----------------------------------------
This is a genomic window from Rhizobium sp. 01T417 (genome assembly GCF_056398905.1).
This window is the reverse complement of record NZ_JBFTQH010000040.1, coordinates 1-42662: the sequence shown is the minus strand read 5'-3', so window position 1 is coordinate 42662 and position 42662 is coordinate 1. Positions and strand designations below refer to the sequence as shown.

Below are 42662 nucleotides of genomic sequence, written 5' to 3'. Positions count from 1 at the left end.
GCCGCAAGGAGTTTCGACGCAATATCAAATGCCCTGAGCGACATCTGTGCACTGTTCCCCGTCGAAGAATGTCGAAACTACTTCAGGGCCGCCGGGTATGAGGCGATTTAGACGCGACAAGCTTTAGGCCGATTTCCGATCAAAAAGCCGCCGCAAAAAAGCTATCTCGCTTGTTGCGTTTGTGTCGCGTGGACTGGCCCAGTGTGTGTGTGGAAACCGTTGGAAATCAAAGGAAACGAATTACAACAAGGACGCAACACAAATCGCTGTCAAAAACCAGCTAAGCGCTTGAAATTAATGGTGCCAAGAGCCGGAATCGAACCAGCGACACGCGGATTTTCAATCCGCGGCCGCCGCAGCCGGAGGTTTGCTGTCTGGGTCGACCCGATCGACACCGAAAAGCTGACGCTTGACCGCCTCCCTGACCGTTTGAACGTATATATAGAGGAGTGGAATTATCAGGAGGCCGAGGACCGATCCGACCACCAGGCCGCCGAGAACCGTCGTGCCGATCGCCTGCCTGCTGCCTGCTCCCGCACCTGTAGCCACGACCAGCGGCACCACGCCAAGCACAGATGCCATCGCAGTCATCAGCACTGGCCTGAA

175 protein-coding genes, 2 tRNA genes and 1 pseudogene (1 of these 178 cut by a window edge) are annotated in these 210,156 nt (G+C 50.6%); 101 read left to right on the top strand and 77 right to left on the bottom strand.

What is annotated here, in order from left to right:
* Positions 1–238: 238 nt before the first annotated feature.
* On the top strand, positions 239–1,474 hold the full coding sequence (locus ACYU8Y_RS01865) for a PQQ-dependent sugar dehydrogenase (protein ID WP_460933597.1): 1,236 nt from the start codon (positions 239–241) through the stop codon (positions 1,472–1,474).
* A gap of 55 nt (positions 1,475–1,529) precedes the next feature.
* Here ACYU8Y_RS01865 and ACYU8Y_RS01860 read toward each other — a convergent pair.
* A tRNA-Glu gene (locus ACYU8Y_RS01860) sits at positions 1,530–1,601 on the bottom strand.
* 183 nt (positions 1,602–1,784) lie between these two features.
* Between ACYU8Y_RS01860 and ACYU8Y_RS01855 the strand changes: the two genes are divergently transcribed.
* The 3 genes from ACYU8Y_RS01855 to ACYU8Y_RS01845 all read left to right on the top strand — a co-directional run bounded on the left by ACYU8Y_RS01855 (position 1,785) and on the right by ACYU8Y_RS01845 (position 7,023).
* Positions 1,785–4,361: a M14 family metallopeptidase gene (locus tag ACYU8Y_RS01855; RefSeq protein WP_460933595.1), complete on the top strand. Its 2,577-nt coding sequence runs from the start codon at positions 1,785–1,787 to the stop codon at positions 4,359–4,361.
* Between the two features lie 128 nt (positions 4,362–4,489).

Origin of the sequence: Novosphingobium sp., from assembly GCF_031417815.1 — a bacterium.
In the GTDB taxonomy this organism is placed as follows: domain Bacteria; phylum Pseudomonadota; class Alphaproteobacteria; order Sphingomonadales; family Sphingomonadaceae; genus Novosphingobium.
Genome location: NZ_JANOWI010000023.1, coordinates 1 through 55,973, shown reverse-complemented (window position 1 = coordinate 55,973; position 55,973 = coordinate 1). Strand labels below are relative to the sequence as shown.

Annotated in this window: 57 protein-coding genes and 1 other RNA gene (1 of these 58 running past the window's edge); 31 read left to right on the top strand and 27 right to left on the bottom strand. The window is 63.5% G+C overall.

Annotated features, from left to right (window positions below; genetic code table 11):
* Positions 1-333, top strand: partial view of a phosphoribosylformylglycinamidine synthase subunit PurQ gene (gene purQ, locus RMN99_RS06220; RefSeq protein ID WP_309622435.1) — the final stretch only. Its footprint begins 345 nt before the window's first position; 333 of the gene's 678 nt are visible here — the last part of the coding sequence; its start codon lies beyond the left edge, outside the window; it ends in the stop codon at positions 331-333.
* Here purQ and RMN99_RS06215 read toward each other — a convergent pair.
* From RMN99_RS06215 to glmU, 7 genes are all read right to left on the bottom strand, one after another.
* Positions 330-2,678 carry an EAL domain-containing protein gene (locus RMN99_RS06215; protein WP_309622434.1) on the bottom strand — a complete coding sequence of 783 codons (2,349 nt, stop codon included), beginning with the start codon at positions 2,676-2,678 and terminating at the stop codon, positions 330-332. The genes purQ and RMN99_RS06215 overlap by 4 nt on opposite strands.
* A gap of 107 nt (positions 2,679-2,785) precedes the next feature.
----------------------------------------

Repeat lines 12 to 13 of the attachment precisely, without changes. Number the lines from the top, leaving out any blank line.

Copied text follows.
* 183 nt (positions 1,602–1,784) lie between these two features.
* Between ACYU8Y_RS01860 and ACYU8Y_RS01855 the strand changes: the two genes are divergently transcribed.